Public Health

WHO Grants Smallpox A Reprieve

Smallpox virions like these won't be destroyed for at least a few more years. i i

Smallpox virions like these won't be destroyed for at least a few more years. Fred Murphy and Sylvia Whitfield/CDC hide caption

itoggle caption Fred Murphy and Sylvia Whitfield/CDC
Smallpox virions like these won't be destroyed for at least a few more years.

Smallpox virions like these won't be destroyed for at least a few more years.

Fred Murphy and Sylvia Whitfield/CDC

Hey, smallpox, you just got at least three more years on this planet.

The World Health Assembly, the decision-making body of the World Health Organization, agreed to put off making up its mind on when to destroy the two remaining stocks of the virus until a meeting in 2014.

Back in the '90s, WHO experts had recommended the virus be obliterated. Smallpox, after all, had been declared eradicated in 1980, and nobody wants to risk an accidental release of the virus back into the wild.

But the United States and Russia, which hold the last known stores of the deadly virus, weren't so keen on the idea and wanted smallpox preserved for at least five more years.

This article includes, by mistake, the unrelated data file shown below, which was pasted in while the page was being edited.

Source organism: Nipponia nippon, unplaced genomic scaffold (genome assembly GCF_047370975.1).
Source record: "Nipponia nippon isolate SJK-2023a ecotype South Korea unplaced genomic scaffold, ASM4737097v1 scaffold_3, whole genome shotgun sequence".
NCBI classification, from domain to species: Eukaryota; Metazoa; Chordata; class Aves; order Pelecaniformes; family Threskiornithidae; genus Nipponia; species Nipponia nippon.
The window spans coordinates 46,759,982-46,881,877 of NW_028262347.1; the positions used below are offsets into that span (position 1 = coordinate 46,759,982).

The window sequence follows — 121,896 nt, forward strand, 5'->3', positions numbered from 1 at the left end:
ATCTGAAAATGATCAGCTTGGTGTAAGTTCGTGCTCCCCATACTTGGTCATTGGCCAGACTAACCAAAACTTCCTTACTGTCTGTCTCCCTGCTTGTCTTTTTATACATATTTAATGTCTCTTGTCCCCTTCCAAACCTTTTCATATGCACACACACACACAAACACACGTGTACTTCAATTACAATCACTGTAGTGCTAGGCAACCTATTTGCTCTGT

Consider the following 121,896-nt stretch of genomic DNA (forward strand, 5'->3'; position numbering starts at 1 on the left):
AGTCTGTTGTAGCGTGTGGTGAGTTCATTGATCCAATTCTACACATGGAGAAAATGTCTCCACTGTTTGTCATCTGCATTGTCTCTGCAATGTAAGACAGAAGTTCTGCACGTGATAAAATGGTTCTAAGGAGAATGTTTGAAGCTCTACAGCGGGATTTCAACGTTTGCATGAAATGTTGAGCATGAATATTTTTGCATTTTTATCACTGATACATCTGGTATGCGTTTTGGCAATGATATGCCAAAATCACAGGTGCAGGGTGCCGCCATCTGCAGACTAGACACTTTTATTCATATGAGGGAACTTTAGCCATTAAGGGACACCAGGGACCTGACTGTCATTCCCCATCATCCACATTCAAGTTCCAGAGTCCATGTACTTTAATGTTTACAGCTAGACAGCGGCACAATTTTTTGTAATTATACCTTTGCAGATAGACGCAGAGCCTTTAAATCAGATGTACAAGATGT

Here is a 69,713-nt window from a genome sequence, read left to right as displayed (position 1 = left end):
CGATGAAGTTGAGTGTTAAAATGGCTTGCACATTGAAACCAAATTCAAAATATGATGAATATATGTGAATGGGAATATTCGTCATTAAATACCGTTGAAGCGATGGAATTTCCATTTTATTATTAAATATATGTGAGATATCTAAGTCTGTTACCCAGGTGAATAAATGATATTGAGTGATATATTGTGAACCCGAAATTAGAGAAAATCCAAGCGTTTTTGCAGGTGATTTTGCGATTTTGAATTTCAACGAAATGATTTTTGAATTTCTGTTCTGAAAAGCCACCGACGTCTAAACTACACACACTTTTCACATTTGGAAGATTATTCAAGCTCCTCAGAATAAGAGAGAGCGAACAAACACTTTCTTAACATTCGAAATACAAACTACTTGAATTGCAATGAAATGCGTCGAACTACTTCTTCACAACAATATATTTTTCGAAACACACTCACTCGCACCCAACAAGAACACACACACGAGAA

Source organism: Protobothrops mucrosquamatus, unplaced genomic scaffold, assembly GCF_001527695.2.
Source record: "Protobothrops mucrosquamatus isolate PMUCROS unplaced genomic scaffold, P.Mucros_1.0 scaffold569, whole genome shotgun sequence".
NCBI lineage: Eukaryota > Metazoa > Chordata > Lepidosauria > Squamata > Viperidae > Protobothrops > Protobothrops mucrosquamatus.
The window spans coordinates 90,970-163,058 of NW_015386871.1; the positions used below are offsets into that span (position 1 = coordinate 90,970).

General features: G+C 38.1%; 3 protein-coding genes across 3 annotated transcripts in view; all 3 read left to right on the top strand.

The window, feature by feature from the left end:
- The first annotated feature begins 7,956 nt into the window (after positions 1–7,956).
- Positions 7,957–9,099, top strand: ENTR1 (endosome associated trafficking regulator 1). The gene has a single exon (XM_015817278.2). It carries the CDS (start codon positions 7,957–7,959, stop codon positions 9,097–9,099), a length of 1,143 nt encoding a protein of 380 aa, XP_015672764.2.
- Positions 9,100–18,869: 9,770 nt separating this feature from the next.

The U.S. has argued the supplies of virus are needed for development of better vaccines and treatments. The biggest fear is not a natural outbreak but an act of bioterrorism. Still, many countries in the developing world, where the toll of a smallpox outbreak might be the heaviest, have pushed repeatedly for destruction.

The three-year delay represents a compromise. "This was a good outcome," Dr. Nils Daulaire, director of the Office of Global Health Affairs at the Department of Health and Human Services and head of the U.S. delegation at the World Health Assembly, the Wall Street Journal reported. While the extension wasn't as long as the U.S. was looking for (5 years), Daulaire said, "The result is the research program central to the reason for maintaining the virus continues and we'll be three years closer to having the countermeasures we're aiming for."

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